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Slumdog millionaires

What lies behind the series of mysterious deposits in bank accounts of several innocent individuals across the country, and who is actually responsible? Will the FIA’s JIT get to the bottom of the scam?

Slumdog millionaires

Following the orders of the Supreme Court (SC) to inquire about the fictitious bank accounts that were apparently used for laundering billions of rupees of black money, the Federal Investigation Agency (FIA) began to probe 150 odd fake bank accounts created in the names of lay individuals such as hawkers, labourers, domestic workers, and rickshaw drivers.

The fake accounts involved in money laundering caught greater attention after the newly elected Prime Minister Imran Khan declared his resolve to fight corruption and recover billions taken out of the country.

In September the Supreme Court formed a six-member Joint Investigation Team (JIT) comprising FIA’s senior officials, to investigate the news that around Rs53.3 billion had passed through hundreds of false accounts, using the names of individuals.

The court listed two central leaders of Pakistan People Party’s (PPP) — former president Asif Ali Zardari and his sister Faryal Talpur — along with 12 others among the beneficiaries in an alleged scam “running into billions of rupees” that had earlier led to the arrest of Hussain Lawai, chairman, Pakistan Stock Exchange, in July this year. The PPP termed FIA’s probe as “political victimisation”.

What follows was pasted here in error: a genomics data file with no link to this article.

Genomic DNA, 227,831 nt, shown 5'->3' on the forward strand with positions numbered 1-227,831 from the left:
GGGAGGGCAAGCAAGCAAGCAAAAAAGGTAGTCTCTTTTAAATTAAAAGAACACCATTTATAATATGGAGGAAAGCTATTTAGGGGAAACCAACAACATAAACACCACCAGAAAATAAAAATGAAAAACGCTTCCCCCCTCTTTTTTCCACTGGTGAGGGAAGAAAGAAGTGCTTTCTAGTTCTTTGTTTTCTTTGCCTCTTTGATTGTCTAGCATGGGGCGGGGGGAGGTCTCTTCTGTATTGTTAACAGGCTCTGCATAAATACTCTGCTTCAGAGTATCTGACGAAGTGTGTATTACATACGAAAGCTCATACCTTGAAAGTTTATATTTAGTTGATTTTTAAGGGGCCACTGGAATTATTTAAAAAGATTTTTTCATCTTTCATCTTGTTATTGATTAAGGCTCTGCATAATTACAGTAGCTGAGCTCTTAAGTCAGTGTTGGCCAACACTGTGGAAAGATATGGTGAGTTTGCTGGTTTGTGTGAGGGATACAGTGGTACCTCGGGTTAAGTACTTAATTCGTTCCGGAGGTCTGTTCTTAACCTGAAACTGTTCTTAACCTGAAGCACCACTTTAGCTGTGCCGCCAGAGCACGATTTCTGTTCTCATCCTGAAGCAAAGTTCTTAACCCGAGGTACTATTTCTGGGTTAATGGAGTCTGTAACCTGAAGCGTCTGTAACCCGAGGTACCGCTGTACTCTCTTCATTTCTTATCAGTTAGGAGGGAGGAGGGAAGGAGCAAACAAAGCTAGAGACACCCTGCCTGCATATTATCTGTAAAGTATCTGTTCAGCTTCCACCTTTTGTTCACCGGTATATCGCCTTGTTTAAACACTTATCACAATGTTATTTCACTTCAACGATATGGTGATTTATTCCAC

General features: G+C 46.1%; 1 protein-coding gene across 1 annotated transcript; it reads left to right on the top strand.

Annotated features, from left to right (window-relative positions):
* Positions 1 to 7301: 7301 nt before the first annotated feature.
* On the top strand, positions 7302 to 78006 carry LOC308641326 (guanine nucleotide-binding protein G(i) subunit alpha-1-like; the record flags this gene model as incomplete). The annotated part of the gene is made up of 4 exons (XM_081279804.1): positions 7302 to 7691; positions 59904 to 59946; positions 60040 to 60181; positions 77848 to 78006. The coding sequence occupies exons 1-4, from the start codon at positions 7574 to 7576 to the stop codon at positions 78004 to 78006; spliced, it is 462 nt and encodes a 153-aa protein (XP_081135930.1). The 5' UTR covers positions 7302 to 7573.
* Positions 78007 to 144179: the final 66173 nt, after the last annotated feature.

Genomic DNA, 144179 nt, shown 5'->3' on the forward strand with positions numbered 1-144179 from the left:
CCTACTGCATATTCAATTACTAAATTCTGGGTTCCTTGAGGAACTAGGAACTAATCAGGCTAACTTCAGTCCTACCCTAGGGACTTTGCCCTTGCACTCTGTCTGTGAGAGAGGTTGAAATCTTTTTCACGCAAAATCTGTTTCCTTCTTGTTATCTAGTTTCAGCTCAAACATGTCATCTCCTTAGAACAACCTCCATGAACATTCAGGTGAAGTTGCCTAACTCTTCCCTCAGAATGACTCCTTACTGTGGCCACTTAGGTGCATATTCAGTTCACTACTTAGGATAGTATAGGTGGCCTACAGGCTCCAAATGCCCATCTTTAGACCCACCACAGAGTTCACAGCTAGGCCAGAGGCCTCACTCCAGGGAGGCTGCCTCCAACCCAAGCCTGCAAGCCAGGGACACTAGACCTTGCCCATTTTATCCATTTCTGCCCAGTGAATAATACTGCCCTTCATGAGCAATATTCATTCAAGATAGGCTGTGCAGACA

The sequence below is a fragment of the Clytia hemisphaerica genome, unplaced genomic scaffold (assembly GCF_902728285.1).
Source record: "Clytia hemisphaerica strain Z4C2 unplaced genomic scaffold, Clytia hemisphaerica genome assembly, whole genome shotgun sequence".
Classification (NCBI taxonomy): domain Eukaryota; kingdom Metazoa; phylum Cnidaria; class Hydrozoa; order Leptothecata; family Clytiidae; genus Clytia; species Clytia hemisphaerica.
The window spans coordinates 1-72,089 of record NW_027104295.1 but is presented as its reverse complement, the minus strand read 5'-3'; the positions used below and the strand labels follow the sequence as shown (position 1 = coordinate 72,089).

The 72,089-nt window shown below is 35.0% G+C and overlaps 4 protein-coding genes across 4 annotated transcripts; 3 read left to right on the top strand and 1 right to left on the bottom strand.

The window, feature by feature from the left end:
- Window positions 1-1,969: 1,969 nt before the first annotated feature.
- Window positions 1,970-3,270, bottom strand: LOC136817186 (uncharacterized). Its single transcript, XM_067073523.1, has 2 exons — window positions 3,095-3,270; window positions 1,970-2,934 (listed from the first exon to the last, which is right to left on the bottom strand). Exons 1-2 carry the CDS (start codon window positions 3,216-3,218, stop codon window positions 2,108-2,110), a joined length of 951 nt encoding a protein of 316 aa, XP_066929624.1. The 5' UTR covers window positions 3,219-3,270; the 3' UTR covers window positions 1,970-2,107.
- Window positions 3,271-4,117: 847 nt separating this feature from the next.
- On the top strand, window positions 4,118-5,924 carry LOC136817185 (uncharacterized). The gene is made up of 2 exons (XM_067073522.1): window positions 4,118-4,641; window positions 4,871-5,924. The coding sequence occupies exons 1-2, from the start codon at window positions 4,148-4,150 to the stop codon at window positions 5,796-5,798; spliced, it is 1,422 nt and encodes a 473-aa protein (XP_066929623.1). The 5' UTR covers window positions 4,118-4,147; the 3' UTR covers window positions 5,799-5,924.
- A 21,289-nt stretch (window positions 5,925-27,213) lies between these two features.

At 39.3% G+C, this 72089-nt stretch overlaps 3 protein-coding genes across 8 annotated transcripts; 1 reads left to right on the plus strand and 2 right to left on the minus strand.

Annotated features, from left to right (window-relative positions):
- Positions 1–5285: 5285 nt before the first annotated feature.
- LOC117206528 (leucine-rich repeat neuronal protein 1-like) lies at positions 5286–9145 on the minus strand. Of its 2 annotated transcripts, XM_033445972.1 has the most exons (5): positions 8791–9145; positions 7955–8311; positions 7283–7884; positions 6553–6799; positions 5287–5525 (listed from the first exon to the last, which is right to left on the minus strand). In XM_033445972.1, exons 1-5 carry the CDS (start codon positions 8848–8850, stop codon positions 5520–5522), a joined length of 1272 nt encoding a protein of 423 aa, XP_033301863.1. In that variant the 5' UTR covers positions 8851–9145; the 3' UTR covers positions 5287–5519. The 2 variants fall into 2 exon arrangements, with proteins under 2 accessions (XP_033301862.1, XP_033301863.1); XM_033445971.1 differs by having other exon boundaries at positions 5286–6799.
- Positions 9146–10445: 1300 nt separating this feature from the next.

On October 22, the JIT submitted a progress report in the Supreme Court, revealing that transactions of Rs54 billion had been made through 107 fake bank accounts.

In the cases where fake accounts are opened, the money launderers deposit money into bank accounts of poor residents and then swiftly empty them in a laundering scheme that has likely seen hundreds of millions of dollars disappear from the country.

The issue of fake accounts came to light in late September when Abdul Qadir, a street side falooda vendor and a resident of Karachi’s impoverished neighbourhood of Orangi Town, received Rs2.25 billion in his account. Qadir’s account remained operational through 2016 when it was reported by State Bank of Pakistan’s Financial Monitoring Unit to the FIA. The FIA informed Qadir and, after a thorough probe, found him innocent. Three days later, a student in Punjab’s Jhang district was informed that he had become a ‘millionaire’ after Rs170 million was found stashed in a bank account in his name.